In evaluating this request for an award of attorneys' fees under the EAJA, this Court discounts its original views, since reversed, on whether the Government met the substantial evidence standard in denying benefits to the Plaintiff. But, having done so, this Court still finds on re-examination that at least several of the grounds offered by the ALJ for discounting the symptom testimony of the Claimant were substantially justified, even though there was not sufficient evidence to prevail under the substantial evidence standard. [1]

         This Court further finds that, despite the ALJ's error in discounting the opinion evidence of the nurse practitioner in this case, there was substantial justification in both law and in the record for the ALJ to have done so and a substantial basis on which the Government could argue that the decision met the substantial evidence standard.

         Because the Ninth Circuit has directed that the distinction between the substantial justification and the substantial evidence standard is a fine one, and because the Court's application of it results in the denial of attorneys' fees to a party that prevailed in obtaining a reversal and remand, the Court sets forth its reasoning in some detail to facilitate review of its conclusion by the appellate court should such review be sought.

         III. ANALYSIS

         The substantial justification inquiry focuses on the government's position with respect to the issue on which the Court based its remand. Hardisty v. Astrue, 592 F.3d 1072, 1079 (9th Cir. 2010). In its reversal the Ninth Circuit indicated, first, that the ALJ did not provide specific, clear and convincing reasons for rejecting Robison's testimony about the severity of her symptoms. Second, it held that the ALJ erred in not crediting the opinion of the nurse practitioner.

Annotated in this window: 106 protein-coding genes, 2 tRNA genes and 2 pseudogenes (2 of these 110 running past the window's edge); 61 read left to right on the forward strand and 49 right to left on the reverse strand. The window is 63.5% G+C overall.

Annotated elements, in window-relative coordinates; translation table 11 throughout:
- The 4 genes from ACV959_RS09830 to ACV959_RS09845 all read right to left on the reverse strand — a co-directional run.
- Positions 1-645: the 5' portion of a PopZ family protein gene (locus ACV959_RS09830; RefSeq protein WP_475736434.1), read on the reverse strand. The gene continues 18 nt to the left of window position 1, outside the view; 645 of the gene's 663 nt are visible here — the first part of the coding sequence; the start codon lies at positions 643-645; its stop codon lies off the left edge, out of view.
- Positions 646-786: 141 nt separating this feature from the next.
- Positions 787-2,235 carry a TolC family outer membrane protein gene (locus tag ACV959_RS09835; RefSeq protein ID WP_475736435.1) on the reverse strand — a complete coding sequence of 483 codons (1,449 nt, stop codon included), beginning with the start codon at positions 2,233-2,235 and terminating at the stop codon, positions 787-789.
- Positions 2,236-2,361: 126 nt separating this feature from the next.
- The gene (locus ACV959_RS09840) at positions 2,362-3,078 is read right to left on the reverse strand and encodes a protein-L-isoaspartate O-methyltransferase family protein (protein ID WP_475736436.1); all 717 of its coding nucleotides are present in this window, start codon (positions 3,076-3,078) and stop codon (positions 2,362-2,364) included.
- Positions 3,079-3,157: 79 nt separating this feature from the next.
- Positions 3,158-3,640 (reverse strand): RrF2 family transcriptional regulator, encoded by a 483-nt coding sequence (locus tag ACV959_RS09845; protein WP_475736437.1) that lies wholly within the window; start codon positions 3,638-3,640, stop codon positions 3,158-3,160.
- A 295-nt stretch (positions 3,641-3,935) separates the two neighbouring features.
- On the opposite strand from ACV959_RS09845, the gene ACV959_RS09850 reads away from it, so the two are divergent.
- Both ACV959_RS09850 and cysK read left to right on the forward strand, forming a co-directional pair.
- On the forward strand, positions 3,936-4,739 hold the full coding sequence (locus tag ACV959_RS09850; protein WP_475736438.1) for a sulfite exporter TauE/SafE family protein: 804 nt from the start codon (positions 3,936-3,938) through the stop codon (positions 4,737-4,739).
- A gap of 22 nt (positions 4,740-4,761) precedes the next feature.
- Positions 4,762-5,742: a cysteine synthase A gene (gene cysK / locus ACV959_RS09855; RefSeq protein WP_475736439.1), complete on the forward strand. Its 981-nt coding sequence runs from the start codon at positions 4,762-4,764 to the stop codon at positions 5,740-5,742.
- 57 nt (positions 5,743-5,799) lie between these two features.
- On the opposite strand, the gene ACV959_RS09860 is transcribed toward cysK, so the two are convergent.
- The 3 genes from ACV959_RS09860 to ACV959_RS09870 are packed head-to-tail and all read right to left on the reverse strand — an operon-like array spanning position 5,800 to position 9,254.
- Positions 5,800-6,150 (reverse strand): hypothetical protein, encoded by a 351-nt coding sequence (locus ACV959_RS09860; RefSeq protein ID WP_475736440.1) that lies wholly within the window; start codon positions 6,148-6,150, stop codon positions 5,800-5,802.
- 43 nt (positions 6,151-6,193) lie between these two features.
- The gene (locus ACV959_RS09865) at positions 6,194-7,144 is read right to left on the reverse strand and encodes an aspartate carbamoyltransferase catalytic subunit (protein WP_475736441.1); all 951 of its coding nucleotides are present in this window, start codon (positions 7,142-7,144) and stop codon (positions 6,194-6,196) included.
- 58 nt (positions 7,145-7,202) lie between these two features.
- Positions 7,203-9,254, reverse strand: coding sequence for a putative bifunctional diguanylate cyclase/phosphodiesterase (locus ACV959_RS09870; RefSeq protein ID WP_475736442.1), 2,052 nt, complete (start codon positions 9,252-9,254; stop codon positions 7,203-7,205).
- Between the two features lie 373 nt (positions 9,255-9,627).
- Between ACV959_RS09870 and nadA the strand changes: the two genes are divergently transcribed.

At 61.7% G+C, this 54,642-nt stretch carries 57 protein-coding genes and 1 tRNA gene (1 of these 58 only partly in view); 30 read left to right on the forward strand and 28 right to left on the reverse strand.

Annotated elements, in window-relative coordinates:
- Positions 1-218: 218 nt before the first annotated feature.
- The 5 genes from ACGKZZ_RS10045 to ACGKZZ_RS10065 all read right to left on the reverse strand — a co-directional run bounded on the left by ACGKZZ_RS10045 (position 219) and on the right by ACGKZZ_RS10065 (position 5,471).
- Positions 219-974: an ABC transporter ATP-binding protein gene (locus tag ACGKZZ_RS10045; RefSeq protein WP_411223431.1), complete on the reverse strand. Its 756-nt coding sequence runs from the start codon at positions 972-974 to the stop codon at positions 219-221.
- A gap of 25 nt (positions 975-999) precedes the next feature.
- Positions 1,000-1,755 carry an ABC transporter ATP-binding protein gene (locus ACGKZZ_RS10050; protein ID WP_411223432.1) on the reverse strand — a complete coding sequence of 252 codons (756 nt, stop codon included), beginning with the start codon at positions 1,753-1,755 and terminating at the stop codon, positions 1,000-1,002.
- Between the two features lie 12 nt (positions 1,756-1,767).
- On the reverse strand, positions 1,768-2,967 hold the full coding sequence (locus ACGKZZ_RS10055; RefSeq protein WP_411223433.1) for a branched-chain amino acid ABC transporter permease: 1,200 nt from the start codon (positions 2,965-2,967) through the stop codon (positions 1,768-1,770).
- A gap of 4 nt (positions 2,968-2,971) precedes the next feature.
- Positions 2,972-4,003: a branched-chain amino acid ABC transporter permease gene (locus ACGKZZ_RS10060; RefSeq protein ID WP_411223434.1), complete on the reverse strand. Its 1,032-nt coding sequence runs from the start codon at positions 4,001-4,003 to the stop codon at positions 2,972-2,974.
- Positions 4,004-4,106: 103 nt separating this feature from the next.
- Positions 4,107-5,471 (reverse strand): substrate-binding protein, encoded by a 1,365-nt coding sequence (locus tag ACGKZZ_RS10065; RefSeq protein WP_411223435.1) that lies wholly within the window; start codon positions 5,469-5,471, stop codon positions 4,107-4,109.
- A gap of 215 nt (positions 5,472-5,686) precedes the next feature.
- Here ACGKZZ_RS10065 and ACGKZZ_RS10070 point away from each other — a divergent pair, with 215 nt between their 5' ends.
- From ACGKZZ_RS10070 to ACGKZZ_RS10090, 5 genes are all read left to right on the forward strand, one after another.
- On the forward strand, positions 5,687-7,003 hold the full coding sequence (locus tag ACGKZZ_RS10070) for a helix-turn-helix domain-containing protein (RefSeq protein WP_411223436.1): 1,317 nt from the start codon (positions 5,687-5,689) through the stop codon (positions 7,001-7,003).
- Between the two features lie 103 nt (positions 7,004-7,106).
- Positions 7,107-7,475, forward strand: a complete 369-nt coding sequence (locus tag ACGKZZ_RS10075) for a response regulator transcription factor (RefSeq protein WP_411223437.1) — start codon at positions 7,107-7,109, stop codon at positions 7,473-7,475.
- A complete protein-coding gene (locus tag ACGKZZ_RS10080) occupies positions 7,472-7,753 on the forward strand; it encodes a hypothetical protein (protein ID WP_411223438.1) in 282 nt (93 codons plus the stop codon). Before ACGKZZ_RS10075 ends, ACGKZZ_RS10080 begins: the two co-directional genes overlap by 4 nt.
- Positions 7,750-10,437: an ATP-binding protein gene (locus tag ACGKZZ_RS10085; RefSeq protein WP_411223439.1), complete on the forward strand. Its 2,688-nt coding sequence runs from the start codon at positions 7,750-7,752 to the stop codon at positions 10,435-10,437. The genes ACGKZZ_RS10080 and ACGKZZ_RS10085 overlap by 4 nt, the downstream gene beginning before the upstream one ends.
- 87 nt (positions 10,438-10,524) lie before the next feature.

A. Discounting the Extent of the Claimant's Symptom Testimony

         In this case, the ALJ offered six justifications for discounting the extent of the Claimant's symptom testimony. They are as follows:

         1. The Claimant's Termination During Her Alleged Period of Disability That Was Unrelated to Her Impairments

         Among other reasons for discounting the extent of the Claimant's symptom testimony the ALJ noted: “[t]here is evidence that the claimant stopped working for reasons not related to the allegedly disabling impairments. Specifically, the claimant was fired from her last job.” (R. at 19.) There was in fact evidence that Claimant was fired from a job during the alleged disability period for reasons not related to her allegedly disabling impairments.

         In his opening statement at Claimant's hearing, Claimant's attorney told the ALJ “[s]he got a job at a carwash in early 2010, and the notes at 15F, pages 19 and 20, [2] note she was fired from that job.” (R. at 37.) The notes referenced by the Claimant's attorney to the ALJ are periodic psychiatric progress notes reflecting a consultation between the Claimant and Nurse Practitioner Brandy McLaughlin for March 30, 2010-a short time after the Claimant was fired from the car wash job. Those psychiatric progress notes reflect that the Claimant told NP McLaughlin that she was fired from her job but that she did not know why. (Exhibit No. 15F at 19, R. at 887.) More importantly, those same notes also reflect that the Claimant denied ...